Wednesday, 29th May 2024

Wednesday, 29th May 2024

First Person: Rethinking CCAs during COVID-19

17 Aug 2020

Do safe management measures mean no CCAs? No, says Ms Loh Yan Ping, Subject Head, PE and CCA at New Town Primary School.  She shares how creativity won the day.

In New Town Primary School, Co-Curricular Activities (CCAs) are an essential part of the school experience and something we all hold dearly.

Every Wednesday morning pre-COVID, the school grounds would be filled with the sound of students running, playing, singing, dancing – those two hours were when the school was most alive!

So when CCAs were suspended in Term 2 due to COVID-19, many of the students were disappointed. They had to stay in their classes to avoid intermingling. They missed the interaction with their friends from other classes and other levels.

When Term 3 approached, my colleagues and I were determined to bring the CCA experiences back for our students. As we couldn’t do things the usual way, we had to either go digital, or go for class-based CCAs.

Actually, we did both.

Instead of pushing all CCAs online, which may work for some, but not others, we redesigned the way CCAs were organised.

A different CCA every week

Instead of having a single CCA, the students will now have the chance to experience the full suite of learning experiences with a different CCA every week, with their classmates.

Each week, two (or more) CCAs teamed up to plan the week’s CCA session for the Primary 3, 4 and 5 students. In June, they had to plan both an in-class lesson, as well as a corresponding online lesson as the different levels were taking turns to do HBL. The levels that were in school would have their CCA activity in class under the guidance of a teacher.

We started the inter-CCA collaborations to get students to see their CCAs from a different perspective, so that even those who are from that particular CCA find that they can learn something new during the sessions.

In fact, the collaboration between the CCAs resulted in some really unique experiences.

For example, the four ethnic dance groups came together and taught the students the signature hand movements from each traditional dance. Students can’t dance and twirl around the class as yet, but safely separate behind their desks, they had fun trying to follow the hand movements. Their fingers got a nice workout, and they learnt the significance behind the different gestures, too.

Another unusual CCA session was planned by the IT Media Club and Art Club teachers. They put together a Virtual Art museum and introduced various famous art pieces to the students. While the Art teachers contributed their expertise to teach students the finer points of art appreciation, the IT Media Club teachers explained the rules of copyright for online images. As a hands-on activity, the students created their own art pieces for the virtual museum.


From top left, clockwise: Introduction to First Aid session by the Red Cross, an enthusiastic performance during the Drama Club session, and stretching before a game by the Sports CCAs.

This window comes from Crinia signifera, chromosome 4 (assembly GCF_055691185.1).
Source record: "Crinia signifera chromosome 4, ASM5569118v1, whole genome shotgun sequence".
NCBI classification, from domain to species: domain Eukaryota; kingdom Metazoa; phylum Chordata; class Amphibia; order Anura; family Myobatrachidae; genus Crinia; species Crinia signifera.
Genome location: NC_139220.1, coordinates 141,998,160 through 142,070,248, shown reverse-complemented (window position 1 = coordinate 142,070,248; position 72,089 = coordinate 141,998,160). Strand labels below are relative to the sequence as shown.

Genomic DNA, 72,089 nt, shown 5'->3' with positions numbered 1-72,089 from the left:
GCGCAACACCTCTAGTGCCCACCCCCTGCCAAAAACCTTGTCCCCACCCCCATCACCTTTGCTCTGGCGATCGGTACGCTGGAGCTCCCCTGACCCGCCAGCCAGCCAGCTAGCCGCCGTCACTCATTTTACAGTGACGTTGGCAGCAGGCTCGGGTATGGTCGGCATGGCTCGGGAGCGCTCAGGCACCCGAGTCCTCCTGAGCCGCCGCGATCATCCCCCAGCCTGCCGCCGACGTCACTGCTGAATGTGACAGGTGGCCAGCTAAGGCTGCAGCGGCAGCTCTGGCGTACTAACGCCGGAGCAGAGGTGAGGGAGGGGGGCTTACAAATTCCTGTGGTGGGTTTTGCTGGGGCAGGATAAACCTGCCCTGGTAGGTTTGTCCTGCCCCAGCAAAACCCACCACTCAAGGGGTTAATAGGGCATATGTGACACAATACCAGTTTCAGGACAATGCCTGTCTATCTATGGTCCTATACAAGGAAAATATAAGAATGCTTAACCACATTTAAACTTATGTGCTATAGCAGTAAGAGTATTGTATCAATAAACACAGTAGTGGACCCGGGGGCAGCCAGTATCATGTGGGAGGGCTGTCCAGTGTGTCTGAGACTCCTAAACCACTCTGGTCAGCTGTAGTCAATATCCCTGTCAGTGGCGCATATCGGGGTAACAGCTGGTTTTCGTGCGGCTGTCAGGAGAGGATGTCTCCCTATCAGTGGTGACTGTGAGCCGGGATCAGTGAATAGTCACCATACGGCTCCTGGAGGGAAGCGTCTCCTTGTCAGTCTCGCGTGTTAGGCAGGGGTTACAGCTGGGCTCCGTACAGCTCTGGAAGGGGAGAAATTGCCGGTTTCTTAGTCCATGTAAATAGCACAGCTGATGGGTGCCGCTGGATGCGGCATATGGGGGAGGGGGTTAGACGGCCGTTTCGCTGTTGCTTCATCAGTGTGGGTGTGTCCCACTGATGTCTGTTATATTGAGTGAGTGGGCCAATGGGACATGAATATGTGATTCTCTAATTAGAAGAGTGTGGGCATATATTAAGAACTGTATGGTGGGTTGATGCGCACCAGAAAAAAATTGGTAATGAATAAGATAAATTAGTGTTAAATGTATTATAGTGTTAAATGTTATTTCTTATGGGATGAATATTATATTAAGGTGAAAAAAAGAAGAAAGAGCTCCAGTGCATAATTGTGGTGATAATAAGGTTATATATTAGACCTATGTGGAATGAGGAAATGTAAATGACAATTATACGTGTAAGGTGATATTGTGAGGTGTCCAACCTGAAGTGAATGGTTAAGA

Creative workarounds

Despite the constraints, my colleagues did their best to come up with ways to engage the children and expose them to new skills and learning opportunities.

In the session planned by the sports CCAs for example, we taught the children about the concept of territorial versus barrier sports and gave them the chance to take turns to play a modified net barrier game with a paper ball and paper plates in the classroom. The kids were engaged, and had fun – in fact, they continued with the game during recess on their own (with safe distancing).

The session by the Drama Club was also entertaining for students and teachers alike. The students were taught to perform an emotion using only their eyes (Remember they were all masked. What a challenge!) and posture. Some of the children really threw themselves into their roles and the class was filled with laughter at their antics. They loved the lesson.

So, could this new form of CCAs replace traditional CCAs in the future?

While these are all great alternatives given the constraints we face, these are workarounds for these unusual times.

It was great to give the students exposure to the different types of CCAs, but there is value in specialisation too. Just exposure to different CCAs would mean that students would lack depth and not attain a high level of skill in the area they are most interested in.

Once things are better, I hope to return to the CCAs we had in the past when the children could fully feel the satisfaction of working on a skill and improving over time, and experience the joy of putting up a play, performing a musical or camping in the great outdoors with their friends.

But our experience this year will not go to waste.

For one, I would like to consider having this rotating CCA experience for the younger students, perhaps to give them a taste of what the different CCAs are like before they choose one to focus on.

With the success of the inter-CCA partnerships this year, I believe my colleagues will be more open to trying out new collaborations next year and perhaps come up with new ideas and projects for their CCAs.

One thing is for sure, pandemic or not, we will continue to adapt and innovate to create meaningful learning experiences for our students.